It’s hard to engage in the hobbies you enjoy when the world’s on fire. Hyperbolic? Yes. But is it that far from the truth? These days . . . no, not really. The many hobbies and activities people participated in to distract themselves from the real world — watching or playing sports, going to the gym to work out, or dining in a restaurant with friends — have been canceled or closed due to the pandemic, and rightfully so. But it means whatever easy distractions we used to have so readily available are gone now, and that makes it easy to stay on our phones and dwell on the news.
Trying to Find Meaning in Chaos
America is a mess right now, from the systemic and racially-driven vitriol woven into law enforcement’s operations to the heightened level of entitlement and prejudice so strong that it threatens lives. While I’ve been doing what I can to distance myself from the toxicity and discourse of the vocal, moronic people who refuse to listen to reason (or science) and the President’s idiocy and day-to-day spoutings of hoaxes or whatever else pops into his skull, it’s hard to get the right amount of distance from it all.
Some days, I’ve come home from work and done . . . absolutely nothing. Some nights I laze about in bed and mindlessly scroll through Facebook and Twitter, scouring the Internet for any glimmers of something fun or positive as a distraction from how drained I feel. I’ve bought a lot of things that I don’t NEED, but I reason I should treat myself, or I need to buy this pin so I can expand my collection, or, again, I need a distraction no matter how small it may be. For a while, it was a bit of a disaster. But recently, I’ve found the perfect distraction, a combination of pursuits to expand my collections while becoming immersed in the stories they tell. My latest escapes have been manga.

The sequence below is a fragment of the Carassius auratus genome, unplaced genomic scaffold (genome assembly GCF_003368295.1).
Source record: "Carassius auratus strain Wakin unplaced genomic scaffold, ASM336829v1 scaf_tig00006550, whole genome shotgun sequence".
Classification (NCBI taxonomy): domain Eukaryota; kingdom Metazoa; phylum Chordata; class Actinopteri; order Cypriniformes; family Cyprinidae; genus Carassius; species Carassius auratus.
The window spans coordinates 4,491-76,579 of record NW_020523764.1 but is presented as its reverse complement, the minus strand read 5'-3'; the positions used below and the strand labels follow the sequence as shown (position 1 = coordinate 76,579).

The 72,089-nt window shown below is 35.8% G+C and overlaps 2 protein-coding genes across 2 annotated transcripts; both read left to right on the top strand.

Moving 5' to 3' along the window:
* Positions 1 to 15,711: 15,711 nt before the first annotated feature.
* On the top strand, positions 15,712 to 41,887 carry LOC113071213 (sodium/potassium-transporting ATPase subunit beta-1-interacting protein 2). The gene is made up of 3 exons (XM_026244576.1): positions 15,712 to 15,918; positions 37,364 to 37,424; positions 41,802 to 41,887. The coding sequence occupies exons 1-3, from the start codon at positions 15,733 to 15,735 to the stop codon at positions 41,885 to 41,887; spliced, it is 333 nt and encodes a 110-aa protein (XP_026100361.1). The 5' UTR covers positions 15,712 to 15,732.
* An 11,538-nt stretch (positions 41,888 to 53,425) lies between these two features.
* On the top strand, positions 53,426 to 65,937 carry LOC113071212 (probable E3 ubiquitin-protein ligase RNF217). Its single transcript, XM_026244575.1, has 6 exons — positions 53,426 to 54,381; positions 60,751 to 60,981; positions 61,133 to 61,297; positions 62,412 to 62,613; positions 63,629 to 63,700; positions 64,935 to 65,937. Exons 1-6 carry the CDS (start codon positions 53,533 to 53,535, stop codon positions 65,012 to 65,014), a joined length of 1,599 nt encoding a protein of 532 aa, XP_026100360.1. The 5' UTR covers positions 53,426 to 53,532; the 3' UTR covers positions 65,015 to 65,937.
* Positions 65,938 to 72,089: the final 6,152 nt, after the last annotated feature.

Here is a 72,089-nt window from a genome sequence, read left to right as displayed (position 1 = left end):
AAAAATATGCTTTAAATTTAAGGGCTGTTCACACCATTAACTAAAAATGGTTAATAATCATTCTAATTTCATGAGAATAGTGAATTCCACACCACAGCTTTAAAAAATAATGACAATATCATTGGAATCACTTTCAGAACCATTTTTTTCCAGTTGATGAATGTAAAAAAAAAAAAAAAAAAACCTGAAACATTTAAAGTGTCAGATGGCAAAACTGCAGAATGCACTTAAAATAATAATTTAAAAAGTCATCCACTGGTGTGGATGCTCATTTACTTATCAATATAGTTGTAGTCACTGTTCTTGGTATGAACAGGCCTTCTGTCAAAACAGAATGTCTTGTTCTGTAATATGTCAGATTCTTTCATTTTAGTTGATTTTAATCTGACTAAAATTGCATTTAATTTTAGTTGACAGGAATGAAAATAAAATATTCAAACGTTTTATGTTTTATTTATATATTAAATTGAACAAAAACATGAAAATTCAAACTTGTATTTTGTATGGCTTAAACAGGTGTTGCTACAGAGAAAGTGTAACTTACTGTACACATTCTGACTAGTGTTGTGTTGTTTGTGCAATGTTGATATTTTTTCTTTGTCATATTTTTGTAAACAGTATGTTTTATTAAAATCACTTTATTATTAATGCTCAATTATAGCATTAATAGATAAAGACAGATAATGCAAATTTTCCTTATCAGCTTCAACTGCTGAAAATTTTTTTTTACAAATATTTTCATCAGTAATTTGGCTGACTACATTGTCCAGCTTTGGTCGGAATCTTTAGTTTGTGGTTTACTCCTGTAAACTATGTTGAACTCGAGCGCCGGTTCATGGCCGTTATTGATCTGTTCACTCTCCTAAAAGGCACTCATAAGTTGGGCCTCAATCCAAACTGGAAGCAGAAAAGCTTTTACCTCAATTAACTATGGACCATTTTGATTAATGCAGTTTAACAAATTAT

A Humble Collection
My manga collection isn’t especially large or expansive, even if the fraction of space left on my bookshelf begs to differ. I got into anime about a decade ago while I was in high school, and my knowledge of manga was limited to “I know it exists and hey, here’s something different between the Soul Eater anime and manga I didn’t know before,” so I didn’t start reading or collecting manga until college.
After binging the first 50 chapters of Attack on Titan online, I decided that I absolutely needed to own the physical books. A few years later, I watched the No. 6 anime and, while I enjoyed it quite a bit, decided to track down the manga after hearing that it had a more satisfying story and conclusion (which is true). And finally, within the last year or so, the Fullmetal Alchemist manga started being re-released in hardcover (aptly named the “Fullmetal Edition”), and I couldn’t pass up the perfect opportunity to start acquiring them. Fullmetal Alchemist Brotherhood is arguably the best anime ever made and I had always wanted to read the manga, but the task of collecting 27 volumes nearly 20 years after the series started seemed like a daunting task. Condensed down to 18 volumes now and featuring concept sketches and notes from mangaka Hiromu Arakawa, this growing collection is probably my favorite of the three so far.
Acquiring New Volumes in Uncertain Times